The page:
The primary focus of the energy industry in recent years has been on reducing carbon emissions by shifting to renewable energy sources. Excessive carbon emissions negatively affect the environment, leading to further global warming and climate change. Additionally, industrialization has substantially accelerated the growth of the world’s demand for energy, causing the supply of nonrenewable energy sources, such as coal, natural gases, and petroleum, to be increasingly constrained. Given this circumstance, many countries have crafted and subsequently implemented policies and strategies associated with the energy sector. In 2015, the USA and China jointly issued a statement addressing climate change. The statement emphasized new domestic policy commitments aimed at achieving 100% dependency on renewable energies [1]. Furthermore, the European Union plans to use renewable energy sources to generate 30% of electricity by 2030 and 100% of electricity by 2050 [1,2].
Among the promising renewable energy types, solar energy is the most recognized and widely used around the world. This situation is especially true among countries with developed economies [2]. Regarding the incorporation of renewable energy sources into grids, the majority of studies have concentrated on the development of photovoltaic (PV) systems rather than the incorporation of other forms of renewable energy, such as wind energy, biomass, and other forms. However, the characteristics of solar energy, such as uncertainty, fluctuation, and randomness, may lead to dynamic instability and unpredictability of solar PV power output [3,4]. Given this difficulty, techniques for accurately predicting the amount of solar irradiance should be pursued to provide important decision support to power-dispatching systems. More importantly, the search for appropriate methods can considerably minimize the running cost of power systems [5].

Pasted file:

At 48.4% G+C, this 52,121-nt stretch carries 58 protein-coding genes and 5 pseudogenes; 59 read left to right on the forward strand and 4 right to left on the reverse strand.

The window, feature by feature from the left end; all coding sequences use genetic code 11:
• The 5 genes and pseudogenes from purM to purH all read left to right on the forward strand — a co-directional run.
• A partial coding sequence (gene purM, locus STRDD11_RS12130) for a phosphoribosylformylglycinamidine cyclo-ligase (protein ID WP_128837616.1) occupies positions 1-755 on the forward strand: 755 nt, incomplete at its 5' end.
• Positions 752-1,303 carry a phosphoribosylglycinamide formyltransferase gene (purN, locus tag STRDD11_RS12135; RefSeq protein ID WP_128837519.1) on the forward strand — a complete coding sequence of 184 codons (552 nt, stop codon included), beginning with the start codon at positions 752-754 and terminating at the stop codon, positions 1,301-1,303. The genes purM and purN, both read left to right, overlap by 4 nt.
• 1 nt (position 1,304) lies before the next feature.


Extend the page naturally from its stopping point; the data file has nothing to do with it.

Solar energy is gaining popularity as a renewable energy source due to its environmental benefits and abundance. However, integrating solar energy into the power grid is challenging due to its intermittent and uncertain nature. To accurately forecast solar irradiance and PV power output, it is crucial to consider parameters such as spatial and temporal correlations, which affect the accuracy of the predictions. Spatial correlations refer to the relationship between the geographical location of PV systems and the weather patterns of that region. On the other hand, temporal correlations refer to the time-series relationship of the solar irradiance and PV power output data. Other parameters, such as cloud cover, atmospheric conditions, and the time of day, can also influence the forecasting accuracy. Therefore, incorporating these parameters into forecasting models is crucial.